If you wanted to make Version B of the dress in a size 14 and your fabric is 60″ wide, you will need:

  • 2 3/8 yards of fashion fabric
  • 1 7/8 yards of 45″ wide lining
  • 3/4 yards interfacing
  • A hook and eye
  • Thread

You can see there are lots of options, which is what makes garment sewing so popular. It also takes a little bit of time to plan out your garment.

I think this sleeveless dress would look cute in a summery linen, I would start with a practice garment. For that you would purchase an inexpensive fabric, like this muslin from Joann’s for a test garment.

Fun Summer Linen Options For Vogue 9147

Below are some cute summer linen combos from Joann’s. I’m going to give the Linen Caviar Polka Dot and Black Solid Linen a try, Lyocell Linen Caviar Polka Dot Fabric paired with the Lyocell Linen Caviar Solid in Black

The 100% Linen Fabric Orange White Big Flower with this Sew Classic Linen in White would be very chic and summery.

Don’t forget to order lining, interfacing, and a hook and eye.

Here is what I know about fashion. Everyone’s taste is different. The opinions expressed here are mine alone. I’m just a girl who loves to sew.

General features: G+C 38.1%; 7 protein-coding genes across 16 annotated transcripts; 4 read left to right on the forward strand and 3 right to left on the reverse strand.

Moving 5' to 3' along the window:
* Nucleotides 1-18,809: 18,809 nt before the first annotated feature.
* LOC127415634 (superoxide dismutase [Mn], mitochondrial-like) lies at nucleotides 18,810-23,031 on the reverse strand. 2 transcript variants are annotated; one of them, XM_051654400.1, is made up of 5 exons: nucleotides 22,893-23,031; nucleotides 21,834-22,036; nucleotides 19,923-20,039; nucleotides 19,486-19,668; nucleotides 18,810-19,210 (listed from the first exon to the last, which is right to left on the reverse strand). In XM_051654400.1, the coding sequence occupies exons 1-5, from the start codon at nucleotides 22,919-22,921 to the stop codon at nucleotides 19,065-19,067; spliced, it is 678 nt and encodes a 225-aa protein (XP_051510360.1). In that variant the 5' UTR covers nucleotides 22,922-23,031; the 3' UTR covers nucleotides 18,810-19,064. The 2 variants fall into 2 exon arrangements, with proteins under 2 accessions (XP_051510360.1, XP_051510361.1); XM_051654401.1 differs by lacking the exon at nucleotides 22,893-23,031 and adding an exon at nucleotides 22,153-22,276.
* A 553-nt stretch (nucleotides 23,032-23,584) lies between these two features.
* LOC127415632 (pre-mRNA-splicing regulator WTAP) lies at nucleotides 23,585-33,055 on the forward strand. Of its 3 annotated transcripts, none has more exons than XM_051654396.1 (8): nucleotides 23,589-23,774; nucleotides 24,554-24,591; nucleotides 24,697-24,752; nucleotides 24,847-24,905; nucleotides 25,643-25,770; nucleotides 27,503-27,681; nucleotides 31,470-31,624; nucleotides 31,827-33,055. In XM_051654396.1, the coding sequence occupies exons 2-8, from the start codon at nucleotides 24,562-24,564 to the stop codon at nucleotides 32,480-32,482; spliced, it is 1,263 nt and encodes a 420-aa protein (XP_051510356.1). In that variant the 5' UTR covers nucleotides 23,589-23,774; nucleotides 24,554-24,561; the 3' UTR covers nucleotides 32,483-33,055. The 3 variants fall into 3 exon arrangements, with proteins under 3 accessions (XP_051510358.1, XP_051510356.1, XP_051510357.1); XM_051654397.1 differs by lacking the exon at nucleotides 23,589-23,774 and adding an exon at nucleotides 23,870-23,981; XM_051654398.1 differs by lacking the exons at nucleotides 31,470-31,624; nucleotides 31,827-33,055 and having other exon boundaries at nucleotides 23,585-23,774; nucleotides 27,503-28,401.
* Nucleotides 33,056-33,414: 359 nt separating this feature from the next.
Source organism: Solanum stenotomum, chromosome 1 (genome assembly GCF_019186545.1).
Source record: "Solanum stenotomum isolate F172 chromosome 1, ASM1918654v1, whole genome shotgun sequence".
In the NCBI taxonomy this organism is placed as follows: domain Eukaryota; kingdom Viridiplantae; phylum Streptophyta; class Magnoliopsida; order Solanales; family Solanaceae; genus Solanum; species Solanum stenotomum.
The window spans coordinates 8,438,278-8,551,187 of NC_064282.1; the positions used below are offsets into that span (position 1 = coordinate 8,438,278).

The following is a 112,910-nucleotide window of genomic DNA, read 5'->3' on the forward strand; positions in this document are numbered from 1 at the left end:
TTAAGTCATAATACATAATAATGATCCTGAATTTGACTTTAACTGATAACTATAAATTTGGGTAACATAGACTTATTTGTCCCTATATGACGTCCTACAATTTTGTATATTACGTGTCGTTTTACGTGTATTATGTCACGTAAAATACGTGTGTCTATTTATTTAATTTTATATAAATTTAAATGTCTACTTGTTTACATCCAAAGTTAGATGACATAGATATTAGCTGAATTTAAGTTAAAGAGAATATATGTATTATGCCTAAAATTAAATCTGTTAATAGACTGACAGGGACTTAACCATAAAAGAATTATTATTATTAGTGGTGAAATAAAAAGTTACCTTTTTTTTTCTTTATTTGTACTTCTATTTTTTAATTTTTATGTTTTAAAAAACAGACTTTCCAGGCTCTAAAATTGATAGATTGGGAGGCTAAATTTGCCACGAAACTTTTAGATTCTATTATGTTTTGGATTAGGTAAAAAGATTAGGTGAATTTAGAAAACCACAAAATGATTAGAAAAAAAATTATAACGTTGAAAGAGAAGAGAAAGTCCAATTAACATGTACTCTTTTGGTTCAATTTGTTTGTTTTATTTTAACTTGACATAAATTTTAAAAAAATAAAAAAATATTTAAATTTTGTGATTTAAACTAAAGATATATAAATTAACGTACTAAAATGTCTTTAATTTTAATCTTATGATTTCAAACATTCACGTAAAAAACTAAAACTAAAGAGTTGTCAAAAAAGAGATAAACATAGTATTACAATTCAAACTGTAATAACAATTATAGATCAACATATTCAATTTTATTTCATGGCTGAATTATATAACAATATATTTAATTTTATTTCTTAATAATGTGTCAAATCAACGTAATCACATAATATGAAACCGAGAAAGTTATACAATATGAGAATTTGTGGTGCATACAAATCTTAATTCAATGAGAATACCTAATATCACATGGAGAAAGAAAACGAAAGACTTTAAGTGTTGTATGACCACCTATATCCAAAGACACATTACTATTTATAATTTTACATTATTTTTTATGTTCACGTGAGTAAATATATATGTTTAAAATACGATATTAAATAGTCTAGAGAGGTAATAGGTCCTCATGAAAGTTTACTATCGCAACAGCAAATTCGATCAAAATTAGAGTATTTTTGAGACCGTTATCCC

Happy Sewing


PS If you are looking for a more in depth discussing about reading sewing pattern envelopes, check out my free class How To Read The Back Of A Sewing Pattern Envelope

32 thoughts on “How To Read A Sewing Pattern Envelope

  1. I enjoy your posts. Though I have been sewing for years and am self-taught, this would have been helpful when I first started. So its a good read for me. My early projects were horrendous because I didn’t know how to read the pattern – pretty funny actually. Thanks!

  2. This helps me to make sense of it! When looking at them, I always thought it seemed like a bit of a foreign language!

  3. While I am not someone who makes clothes…I enjoy reading how to read patterns. Many of your posts are step by step for sewing and I appreciate that. I wish I had this information when I was growing up and playing around with my moms sewing machine.